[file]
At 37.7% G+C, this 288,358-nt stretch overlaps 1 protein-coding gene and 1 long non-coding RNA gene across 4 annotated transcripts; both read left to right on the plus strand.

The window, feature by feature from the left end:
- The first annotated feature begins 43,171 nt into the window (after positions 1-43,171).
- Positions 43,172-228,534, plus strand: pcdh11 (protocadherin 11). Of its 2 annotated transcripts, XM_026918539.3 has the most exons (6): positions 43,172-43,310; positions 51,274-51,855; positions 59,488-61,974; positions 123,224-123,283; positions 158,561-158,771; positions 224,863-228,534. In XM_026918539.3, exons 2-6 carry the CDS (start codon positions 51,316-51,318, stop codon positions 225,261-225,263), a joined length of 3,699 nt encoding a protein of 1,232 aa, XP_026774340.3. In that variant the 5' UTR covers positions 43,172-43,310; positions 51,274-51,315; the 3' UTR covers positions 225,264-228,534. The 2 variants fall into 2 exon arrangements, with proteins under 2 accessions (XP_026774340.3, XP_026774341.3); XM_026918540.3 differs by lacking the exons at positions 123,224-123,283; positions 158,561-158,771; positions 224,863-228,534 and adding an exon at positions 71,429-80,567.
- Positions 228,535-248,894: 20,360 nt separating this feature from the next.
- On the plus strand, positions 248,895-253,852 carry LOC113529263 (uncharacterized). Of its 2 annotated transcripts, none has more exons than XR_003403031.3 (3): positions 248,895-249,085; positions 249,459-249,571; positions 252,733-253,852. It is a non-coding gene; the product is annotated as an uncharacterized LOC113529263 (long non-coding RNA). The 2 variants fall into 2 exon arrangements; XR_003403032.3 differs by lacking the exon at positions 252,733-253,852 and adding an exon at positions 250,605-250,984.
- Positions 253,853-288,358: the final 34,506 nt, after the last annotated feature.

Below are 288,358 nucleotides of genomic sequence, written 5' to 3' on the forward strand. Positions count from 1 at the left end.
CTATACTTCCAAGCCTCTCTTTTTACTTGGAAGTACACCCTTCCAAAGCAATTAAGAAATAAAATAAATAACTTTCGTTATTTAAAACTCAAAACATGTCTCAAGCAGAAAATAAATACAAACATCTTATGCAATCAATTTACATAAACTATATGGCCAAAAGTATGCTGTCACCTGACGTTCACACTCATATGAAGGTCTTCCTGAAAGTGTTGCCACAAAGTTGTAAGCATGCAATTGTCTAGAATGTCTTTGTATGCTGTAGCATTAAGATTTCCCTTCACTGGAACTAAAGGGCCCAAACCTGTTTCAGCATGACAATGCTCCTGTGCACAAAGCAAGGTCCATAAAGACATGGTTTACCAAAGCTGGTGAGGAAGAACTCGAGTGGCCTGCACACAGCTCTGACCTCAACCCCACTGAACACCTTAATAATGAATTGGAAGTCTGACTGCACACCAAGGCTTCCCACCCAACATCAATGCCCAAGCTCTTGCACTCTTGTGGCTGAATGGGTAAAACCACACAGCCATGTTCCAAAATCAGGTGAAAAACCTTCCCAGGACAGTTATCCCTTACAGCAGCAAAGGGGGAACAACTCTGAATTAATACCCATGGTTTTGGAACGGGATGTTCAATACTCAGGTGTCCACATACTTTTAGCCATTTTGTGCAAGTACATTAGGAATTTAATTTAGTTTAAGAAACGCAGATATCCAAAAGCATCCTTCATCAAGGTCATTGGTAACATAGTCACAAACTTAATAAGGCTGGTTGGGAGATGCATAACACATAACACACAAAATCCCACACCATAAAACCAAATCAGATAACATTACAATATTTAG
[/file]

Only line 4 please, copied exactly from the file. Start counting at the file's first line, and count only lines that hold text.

- Positions 43,172-228,534, plus strand: pcdh11 (protocadherin 11). Of its 2 annotated transcripts, XM_026918539.3 has the most exons (6): positions 43,172-43,310; positions 51,274-51,855; positions 59,488-61,974; positions 123,224-123,283; positions 158,561-158,771; positions 224,863-228,534. In XM_026918539.3, exons 2-6 carry the CDS (start codon positions 51,316-51,318, stop codon positions 225,261-225,263), a joined length of 3,699 nt encoding a protein of 1,232 aa, XP_026774340.3. In that variant the 5' UTR covers positions 43,172-43,310; positions 51,274-51,315; the 3' UTR covers positions 225,264-228,534. The 2 variants fall into 2 exon arrangements, with proteins under 2 accessions (XP_026774340.3, XP_026774341.3); XM_026918540.3 differs by lacking the exons at positions 123,224-123,283; positions 158,561-158,771; positions 224,863-228,534 and adding an exon at positions 71,429-80,567.